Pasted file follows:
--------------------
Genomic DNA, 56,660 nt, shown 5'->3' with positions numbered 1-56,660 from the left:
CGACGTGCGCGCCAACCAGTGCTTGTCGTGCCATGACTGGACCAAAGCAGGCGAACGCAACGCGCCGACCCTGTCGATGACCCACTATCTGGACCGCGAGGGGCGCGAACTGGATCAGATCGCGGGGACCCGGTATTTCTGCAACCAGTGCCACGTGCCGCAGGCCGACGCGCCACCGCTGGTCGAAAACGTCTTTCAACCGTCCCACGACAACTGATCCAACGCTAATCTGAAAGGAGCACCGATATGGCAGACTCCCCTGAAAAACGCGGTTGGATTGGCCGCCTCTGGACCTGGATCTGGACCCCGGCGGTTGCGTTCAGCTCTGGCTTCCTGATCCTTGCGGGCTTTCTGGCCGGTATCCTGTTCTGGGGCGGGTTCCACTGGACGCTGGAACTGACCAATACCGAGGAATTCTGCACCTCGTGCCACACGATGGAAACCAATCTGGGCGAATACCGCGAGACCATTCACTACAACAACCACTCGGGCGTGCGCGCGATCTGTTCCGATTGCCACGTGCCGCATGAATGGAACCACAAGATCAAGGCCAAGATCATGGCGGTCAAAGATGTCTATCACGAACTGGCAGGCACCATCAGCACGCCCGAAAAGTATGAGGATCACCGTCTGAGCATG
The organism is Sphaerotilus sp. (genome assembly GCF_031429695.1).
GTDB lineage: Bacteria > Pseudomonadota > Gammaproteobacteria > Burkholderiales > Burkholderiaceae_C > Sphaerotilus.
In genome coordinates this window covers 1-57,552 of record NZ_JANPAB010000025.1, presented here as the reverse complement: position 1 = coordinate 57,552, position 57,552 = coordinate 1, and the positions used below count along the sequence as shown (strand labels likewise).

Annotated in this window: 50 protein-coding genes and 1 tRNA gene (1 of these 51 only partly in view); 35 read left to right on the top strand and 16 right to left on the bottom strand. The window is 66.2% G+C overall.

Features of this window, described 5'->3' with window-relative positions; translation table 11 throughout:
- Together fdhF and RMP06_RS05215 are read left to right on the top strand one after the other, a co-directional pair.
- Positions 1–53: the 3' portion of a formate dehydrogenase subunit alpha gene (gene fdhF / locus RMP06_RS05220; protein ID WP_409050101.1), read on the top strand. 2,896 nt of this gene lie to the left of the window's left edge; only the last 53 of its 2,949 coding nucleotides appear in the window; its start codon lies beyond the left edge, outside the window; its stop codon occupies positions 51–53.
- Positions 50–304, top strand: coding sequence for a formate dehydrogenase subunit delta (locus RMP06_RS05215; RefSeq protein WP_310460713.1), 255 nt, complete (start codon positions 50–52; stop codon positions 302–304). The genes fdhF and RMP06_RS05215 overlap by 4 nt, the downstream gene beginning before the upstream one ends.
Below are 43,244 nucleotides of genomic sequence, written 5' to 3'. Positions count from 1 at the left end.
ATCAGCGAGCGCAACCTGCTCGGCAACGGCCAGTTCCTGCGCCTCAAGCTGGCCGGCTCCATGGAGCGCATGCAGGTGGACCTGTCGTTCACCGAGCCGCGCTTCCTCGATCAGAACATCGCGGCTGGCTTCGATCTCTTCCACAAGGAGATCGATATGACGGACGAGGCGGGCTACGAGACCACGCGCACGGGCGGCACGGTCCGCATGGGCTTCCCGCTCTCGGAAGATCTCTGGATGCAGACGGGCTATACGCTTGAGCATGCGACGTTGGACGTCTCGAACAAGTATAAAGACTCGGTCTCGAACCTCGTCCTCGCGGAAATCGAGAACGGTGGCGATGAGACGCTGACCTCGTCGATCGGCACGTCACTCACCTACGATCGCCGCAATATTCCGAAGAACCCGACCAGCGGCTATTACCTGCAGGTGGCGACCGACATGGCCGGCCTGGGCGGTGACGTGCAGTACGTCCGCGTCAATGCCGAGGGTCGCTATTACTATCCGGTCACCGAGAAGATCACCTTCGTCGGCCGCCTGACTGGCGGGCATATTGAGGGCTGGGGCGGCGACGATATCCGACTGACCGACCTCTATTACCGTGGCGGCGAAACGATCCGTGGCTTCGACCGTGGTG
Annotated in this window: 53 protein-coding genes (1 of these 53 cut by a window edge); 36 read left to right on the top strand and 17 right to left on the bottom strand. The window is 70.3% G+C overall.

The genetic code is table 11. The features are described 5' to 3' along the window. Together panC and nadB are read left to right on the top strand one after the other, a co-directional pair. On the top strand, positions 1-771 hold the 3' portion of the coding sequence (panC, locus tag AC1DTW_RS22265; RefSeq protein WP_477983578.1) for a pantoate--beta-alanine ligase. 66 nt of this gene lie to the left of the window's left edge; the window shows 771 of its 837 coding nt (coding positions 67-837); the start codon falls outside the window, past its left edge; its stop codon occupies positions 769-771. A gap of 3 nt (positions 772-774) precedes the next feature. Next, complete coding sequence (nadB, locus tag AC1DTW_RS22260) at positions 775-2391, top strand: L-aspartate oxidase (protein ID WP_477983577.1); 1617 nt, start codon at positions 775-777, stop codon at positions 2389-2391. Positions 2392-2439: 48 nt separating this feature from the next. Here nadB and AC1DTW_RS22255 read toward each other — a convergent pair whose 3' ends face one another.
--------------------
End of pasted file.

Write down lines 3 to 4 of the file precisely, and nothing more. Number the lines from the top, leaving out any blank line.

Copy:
The organism is Sphaerotilus sp. (genome assembly GCF_031429695.1).
GTDB lineage: Bacteria > Pseudomonadota > Gammaproteobacteria > Burkholderiales > Burkholderiaceae_C > Sphaerotilus.